On December 10, 91-year-old former dictator Augusto Pinochet died in the suites of a heart attack. His supporters demanded a state funeral worthy of a former president, but the government refused and he was instead buried with military honors at the Santiago Military College on December 12. Despite numerous attempts at prosecution against Pinochet since he was first arrested in London in 1998 for his role in the human rights crimes during the dictatorship years 1973-90, he was never brought to trial, which also caused Chile’s many torture victims and relatives to disappear, albeit for another reason.
Area: 756,102 km2 (world rank: 37)
Population density: 24 per km2 (as of 2017, world rank: 64)
Capital: Santiago (Santiago de Chile)
Official languages: Spanish
Gross domestic product: 277.1 billion US $; Real growth: 1.5%
Gross national product (GNP, per resident and year): 13,610 US$
Currency: 1 Chilean peso (chil $) = 100 centavos
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Head of State and Government: Sebastián Pinera Echenique, Exterior: Roberto Ampuero Espinoza
National holiday: 18.9. (Independence Day)
14 regions and capital region
State and form of government
Constitution of 1981
Parliament (Congreso Nacional): House of Representatives (Cámara de Diputados) with 155 members, election every 4 years; Senate (Senado) with 38 chosen for 8 J. Mitgl, Part choice every 4. J.
direct the head of state every 4 J. (no immediate redial)
right to vote from 18 J.
last count 2017: 17574003 residents 11% Indigenous (including 82% Mapuche, 6% Aimará, 2% Diaguita, etc.)
Cities (with population): Hanga Roa as of 2016: 5790 residents.
Religions: 67% Catholics, 17% Protestants; Minorities of Baha’i, Jews and followers of indigenous religions; 12% without religion (status: 2006)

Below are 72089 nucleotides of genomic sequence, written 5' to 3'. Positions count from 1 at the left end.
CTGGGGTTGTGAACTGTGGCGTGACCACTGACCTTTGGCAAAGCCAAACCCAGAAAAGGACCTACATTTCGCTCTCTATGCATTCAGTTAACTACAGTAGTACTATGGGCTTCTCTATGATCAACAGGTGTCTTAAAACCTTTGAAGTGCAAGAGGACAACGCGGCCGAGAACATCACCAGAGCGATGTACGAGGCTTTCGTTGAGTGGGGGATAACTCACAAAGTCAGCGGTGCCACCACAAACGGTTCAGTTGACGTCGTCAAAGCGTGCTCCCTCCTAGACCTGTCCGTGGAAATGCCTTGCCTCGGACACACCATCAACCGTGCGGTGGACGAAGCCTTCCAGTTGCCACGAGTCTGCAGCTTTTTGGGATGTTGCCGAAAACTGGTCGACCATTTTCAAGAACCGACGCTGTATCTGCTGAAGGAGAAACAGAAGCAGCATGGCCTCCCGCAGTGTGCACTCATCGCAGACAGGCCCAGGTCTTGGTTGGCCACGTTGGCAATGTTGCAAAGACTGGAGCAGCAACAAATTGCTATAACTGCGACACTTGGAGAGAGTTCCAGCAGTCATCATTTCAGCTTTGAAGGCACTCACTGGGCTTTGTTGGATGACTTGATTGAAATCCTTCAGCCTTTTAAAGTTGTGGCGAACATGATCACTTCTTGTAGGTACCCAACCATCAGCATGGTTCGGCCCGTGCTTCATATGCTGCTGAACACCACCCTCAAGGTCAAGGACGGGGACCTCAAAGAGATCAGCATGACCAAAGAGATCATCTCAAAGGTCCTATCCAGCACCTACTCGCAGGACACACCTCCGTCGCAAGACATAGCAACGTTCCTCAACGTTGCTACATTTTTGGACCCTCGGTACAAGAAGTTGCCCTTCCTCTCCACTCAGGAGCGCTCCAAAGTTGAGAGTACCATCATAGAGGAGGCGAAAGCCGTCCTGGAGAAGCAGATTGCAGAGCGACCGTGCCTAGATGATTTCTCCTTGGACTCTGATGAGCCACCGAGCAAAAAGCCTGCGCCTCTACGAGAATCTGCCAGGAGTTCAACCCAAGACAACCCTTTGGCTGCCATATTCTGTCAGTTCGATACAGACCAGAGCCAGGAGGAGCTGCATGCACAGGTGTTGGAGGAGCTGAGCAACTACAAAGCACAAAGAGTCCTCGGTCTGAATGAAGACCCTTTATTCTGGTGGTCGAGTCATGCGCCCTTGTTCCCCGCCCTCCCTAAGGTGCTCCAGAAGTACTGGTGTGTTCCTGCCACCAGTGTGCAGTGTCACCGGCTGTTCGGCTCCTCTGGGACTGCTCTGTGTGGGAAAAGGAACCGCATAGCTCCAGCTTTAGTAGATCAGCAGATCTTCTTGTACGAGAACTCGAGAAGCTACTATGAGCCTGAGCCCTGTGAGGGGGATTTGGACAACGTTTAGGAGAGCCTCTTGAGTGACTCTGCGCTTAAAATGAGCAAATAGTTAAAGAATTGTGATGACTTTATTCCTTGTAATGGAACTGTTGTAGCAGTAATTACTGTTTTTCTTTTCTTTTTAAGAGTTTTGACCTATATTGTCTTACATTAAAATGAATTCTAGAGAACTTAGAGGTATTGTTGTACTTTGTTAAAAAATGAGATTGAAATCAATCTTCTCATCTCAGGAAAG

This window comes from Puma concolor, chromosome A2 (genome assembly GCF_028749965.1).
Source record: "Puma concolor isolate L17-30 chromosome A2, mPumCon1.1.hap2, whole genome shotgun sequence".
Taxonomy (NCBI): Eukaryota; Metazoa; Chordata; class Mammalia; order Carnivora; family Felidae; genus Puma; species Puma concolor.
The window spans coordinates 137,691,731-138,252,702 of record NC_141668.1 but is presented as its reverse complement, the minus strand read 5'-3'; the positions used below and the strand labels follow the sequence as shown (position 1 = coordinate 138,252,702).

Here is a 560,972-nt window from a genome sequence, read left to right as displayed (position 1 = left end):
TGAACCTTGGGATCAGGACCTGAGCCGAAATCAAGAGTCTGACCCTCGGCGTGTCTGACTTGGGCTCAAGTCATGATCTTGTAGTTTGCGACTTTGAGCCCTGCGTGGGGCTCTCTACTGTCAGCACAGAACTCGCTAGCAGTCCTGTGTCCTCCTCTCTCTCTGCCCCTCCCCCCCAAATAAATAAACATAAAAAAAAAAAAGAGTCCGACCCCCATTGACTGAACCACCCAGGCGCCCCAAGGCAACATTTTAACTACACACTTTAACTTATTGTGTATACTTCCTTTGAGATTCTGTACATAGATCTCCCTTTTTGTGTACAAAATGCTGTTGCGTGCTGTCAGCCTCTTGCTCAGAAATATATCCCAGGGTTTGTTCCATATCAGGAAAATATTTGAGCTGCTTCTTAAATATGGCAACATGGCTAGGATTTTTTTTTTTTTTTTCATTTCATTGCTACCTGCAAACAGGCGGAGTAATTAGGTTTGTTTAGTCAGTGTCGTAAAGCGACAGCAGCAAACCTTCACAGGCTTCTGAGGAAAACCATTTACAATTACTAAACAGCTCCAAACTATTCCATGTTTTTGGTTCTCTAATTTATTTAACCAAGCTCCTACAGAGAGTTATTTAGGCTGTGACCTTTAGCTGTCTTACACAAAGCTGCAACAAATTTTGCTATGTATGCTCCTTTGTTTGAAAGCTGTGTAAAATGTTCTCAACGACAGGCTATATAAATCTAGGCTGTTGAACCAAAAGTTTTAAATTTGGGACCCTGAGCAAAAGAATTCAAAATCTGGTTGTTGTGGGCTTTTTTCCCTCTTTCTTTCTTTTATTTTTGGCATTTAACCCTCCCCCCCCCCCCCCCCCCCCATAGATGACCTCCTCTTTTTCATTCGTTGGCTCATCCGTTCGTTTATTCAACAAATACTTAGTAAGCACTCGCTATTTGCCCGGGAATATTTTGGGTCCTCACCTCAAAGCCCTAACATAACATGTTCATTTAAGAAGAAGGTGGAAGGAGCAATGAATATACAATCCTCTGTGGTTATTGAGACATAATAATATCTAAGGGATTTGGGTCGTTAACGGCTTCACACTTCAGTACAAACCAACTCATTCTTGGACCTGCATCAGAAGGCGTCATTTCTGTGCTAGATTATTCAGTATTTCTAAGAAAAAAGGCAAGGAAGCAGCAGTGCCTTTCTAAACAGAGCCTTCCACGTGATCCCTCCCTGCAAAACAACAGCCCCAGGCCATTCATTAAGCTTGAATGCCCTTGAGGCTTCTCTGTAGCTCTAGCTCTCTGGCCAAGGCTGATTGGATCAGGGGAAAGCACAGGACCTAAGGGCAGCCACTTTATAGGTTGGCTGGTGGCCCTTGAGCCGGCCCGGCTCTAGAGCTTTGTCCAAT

Languages: Spanish; indigenous languages (Mapudungun)
Employed by economic sector: Agriculture. 10%, industry 23%, business 67% (2017)
Unemployment (in% of all labor force): 2017: 7.0%
Inflation rate (in%): 2017: 2.2%
Foreign trade: Import: 65.0 billion US $ (2017); Export: 68.3 billion US $ (2017)
Chile is a narrow country as long as 4,300 km long; so long as to extend from Inari to Cairo. As the width is only 90–435 km, the area is only about two Finnish. Chile has many islands, e.g. mystical Easter Island in the Pacific Ocean 3,700 miles from the mainland. Northern Chile is home to the world’s least rainy desert, Atacama. Central Chile belongs to the same type of climate as California and the Mediterranean countries, so the vegetation is similar. In the westerly winds of southern Chile, it rains heavily and evergreen beech forests grow on the mountain slopes.
- According to abbreviationfinder, CI is the abbreviation code for Chile.
Area: 748,800 km²
Population: 18,186,770 (estimate 7/2020)
Population: 95% of European descent and mestizos, 5% of Indians
Language: Spanish, Rapanui, Aymara
Main products: Copper, fish food, wine
Form of government: Republic